The farmer in Jesus' parable sowed good seed in his field and expected a bumper harvest. Soon the sturdy green shoots sprang up, covering the field from one end to the other. It appeared that the farmer's expectations would be realized.
However, one morning he discovered weeds growing among the shoots of wheat. Not just a weed here
and there, but weeds appeared throughout the field. Certainly, he was disappointed at the sight and concluded that an enemy was out to destroy his harvest. What could he do? The obvious answer was to pull the weeds. However, this would be to risk the danger of pulling up the shoots of wheat as well.
So what did he do? For one thing he calmed down. This enabled him to see things in a better light. Yes, there were weeds in the field but there was wheat also. He would have to be humble and patient as we worked to help the wheat become strong so that it would outgrow the weeds.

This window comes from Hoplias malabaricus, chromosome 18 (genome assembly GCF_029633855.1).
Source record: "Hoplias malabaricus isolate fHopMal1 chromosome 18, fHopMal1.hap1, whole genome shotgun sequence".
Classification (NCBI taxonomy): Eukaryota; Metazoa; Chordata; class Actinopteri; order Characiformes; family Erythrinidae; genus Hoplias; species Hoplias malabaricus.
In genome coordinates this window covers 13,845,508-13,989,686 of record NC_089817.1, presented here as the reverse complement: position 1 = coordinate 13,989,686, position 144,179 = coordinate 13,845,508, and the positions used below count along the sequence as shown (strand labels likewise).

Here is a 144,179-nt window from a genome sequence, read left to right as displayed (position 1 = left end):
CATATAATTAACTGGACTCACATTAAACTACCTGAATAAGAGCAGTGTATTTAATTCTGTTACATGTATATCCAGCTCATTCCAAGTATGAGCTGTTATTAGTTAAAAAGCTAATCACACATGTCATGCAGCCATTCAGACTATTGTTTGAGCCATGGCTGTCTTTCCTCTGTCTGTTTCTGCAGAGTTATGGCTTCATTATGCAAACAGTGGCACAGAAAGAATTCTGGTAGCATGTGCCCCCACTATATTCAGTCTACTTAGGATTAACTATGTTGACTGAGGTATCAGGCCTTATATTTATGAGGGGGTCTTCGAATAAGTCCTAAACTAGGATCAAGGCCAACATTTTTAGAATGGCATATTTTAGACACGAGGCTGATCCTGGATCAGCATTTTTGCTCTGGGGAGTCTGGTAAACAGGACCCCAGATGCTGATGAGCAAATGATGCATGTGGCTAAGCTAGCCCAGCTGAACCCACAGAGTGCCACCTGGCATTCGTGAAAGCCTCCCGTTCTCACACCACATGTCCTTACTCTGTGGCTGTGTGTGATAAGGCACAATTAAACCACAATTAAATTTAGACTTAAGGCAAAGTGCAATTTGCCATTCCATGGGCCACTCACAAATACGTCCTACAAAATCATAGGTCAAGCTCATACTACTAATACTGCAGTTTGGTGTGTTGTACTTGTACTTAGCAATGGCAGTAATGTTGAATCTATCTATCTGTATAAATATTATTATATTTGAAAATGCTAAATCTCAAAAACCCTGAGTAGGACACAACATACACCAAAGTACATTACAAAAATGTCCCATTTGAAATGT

The world is a mixture of light and darkness, good and evil. Wheat and weeds grow side by side in the same person, in each one of us. But all is not lost as there is good there too. No one understood this better than Jesus. Even in his small garden that being his handpicked apostles, which he carefully tended for three years the weeds persisted, yet Jesus didn't write them off.
Each day we are called to work on the good and resist evil. But we have to do so in such a way that we not do further evil in the process. Evil can be overcome only by good.
Because of the presence of evil we have to struggle. However, it is through the struggle that we grow! The struggle awakens within us all that is good and precious. In reality, unless we had to make a choice between good and evil, no virtue would be possible.
On harvest day the farmer separated the weeds from the wheat. He harvested a fine crop even though it fell short of the one hundred per cent he had hoped for. And for some strange
reason, he got more satisfaction from reaping that harvest that from any other. Truly, there is more joy when the victory is won through testing and endurance.
The parable is both realistic and optimistic and can easily be understood and applied to our lives. As Jesus said at the end of today's Gospel account, "Whoever has ears ought to hear."
– Fr. Dennis, July 19, 2020